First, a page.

When investigating a unoccupied planet, the ships transporters malfunction after Kirk beams up before the rest of the away team. The malfunction creates a ‘duplicate’ that is comprised of Kirk’s evil side whilst the other side of Kirk becomes even weaker as a result. To make matters worse, the remaining members of the away team are stranded until the transporters can be fixed and the planet gets pretty cold in the late hours.
‘The Enemy Within’ plays out like a battle of two sides that takes place inside each and every one of us every day in our lives. The difference here is that this battle is physical and brought to life, affecting other people as it continues. Most particularly potent is the scene which depicts one of the darkest acts seen in Trek history when evil Kirk attempts to force sex on Yeoman Rand. Not only do both actors play it fantastically with a high level of tension and brutal ugliness but the message it gets across is one of the strong points of the episode.
Throughout the opening scenes of Enemy Within, we are treated to a whole host of amusing scenes involving both sides of Kirk roaming the Enterprise and interacting with the crew he has known for so long in such different manners. There is a definite sense of Kirk in both, probably more so in ‘good Kirk’ but Shatner provides us with an excellent performance, depicting both sides entertainingly and realistically. What I found most effective was his portrayal of good Kirk’s slow but gradual weakened mind due to the ‘tough’ side of him being missing. The progress is never rushed from one extreme to the other and develops perfectly throughout the course of the plot. Sure he chews scenery now and then but I didn’t mind it, in fact the episode probably wouldn’t be as good as it is without it. In the end both versions come off as intriguing yet familiar, and that’s what makes the threat of such a duplication even more engaging and less of a generic threat that has no real ties to the crew themselves.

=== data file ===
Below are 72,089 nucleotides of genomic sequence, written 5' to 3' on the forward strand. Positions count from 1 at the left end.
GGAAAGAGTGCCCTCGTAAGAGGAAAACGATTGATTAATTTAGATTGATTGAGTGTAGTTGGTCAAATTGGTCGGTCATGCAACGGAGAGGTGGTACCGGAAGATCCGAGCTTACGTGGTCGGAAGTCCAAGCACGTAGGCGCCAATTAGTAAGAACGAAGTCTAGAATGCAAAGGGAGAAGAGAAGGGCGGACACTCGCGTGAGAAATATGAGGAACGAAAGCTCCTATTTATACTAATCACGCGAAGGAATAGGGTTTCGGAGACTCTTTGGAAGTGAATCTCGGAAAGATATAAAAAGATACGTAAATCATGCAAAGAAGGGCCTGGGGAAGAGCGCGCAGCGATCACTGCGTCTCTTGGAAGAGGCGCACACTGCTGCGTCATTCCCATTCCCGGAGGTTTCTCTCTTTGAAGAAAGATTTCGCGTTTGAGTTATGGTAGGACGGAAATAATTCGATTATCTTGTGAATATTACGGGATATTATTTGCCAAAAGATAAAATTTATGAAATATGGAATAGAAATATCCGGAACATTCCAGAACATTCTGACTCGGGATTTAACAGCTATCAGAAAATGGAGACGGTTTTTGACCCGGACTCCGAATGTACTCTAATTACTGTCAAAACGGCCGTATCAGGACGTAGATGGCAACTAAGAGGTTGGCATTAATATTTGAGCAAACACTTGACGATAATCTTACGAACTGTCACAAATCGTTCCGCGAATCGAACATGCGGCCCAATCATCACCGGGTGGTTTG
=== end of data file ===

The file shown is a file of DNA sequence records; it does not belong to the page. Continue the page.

During the earlier half of the episode Spock made a rather interesting speech to Kirk on the matter of a captain’s duty to keep his vulnerabilities to himself in order to keep order stored within the crew. It’s a topic that I near touched on in my review of ‘Where No Man Has Gone Before’ where it seems Kirk does exactly that when personal issues with his best friend arise and he doesn’t show much emotion as it happens around his officers. I didn’t find it particularly insightful but simply saw it as a good way to confirm how the future form of ‘military’ works, which is often very similar to our present days attitudes, and seems the case here.
Following this the episode begins to shift focus, showing more of the good and bad sides of each character rather than just representing one as good and the other as evil. At first it isn’t directly stated, in fact I noticed it a good 5 minutes before anything was said but nonetheless, it shows the director knew what he was doing. We begin to see that both sides of Kirk need each other just as much as each other not just to function properly and morally but to function as a ship’s captain. Without Kirk’s rough side it seems, Kirk lacks any real sense of command and ability to keep order. However as McCoy states to Kirk later on, without the good side of Kirk, he wouldn’t have his intelligence and moral judgement to rely on in difficult situations. Furthermore McCoy makes an interesting move in claiming that human courage may jus come from those things as when both confronted each other, evil Kirk was scared but good Kirk wasn’t. It’s this sort of discussion between characters that I love about Star Trek, not only does it offer entertaining and intelligent dialogue to take place but it offers an endless amount of discussion to take place afterwards.
Somewhere during the middle section of Enemy Within we get one of our first classic Kirk/Spock/McCoy moments. It all just works fantastically and the chemistry the three have from only knowing each other for so long is almost a prediction of how far these guys will come with each other and the developments that will take place between them. During the rather short debate however, Spock makes a comparison to the situation to that of his battle taking place between the Human and Vulcan side of himself everyday. This works as a good comparison because just a week earlier we seen him eventually break down as a result of the conflict created, but only because he was intoxicated. Spock claims that his intelligence eventually overcomes all conflict and unites both sides peacefully, which in turn shows Kirk what he (as the intelligence) must do.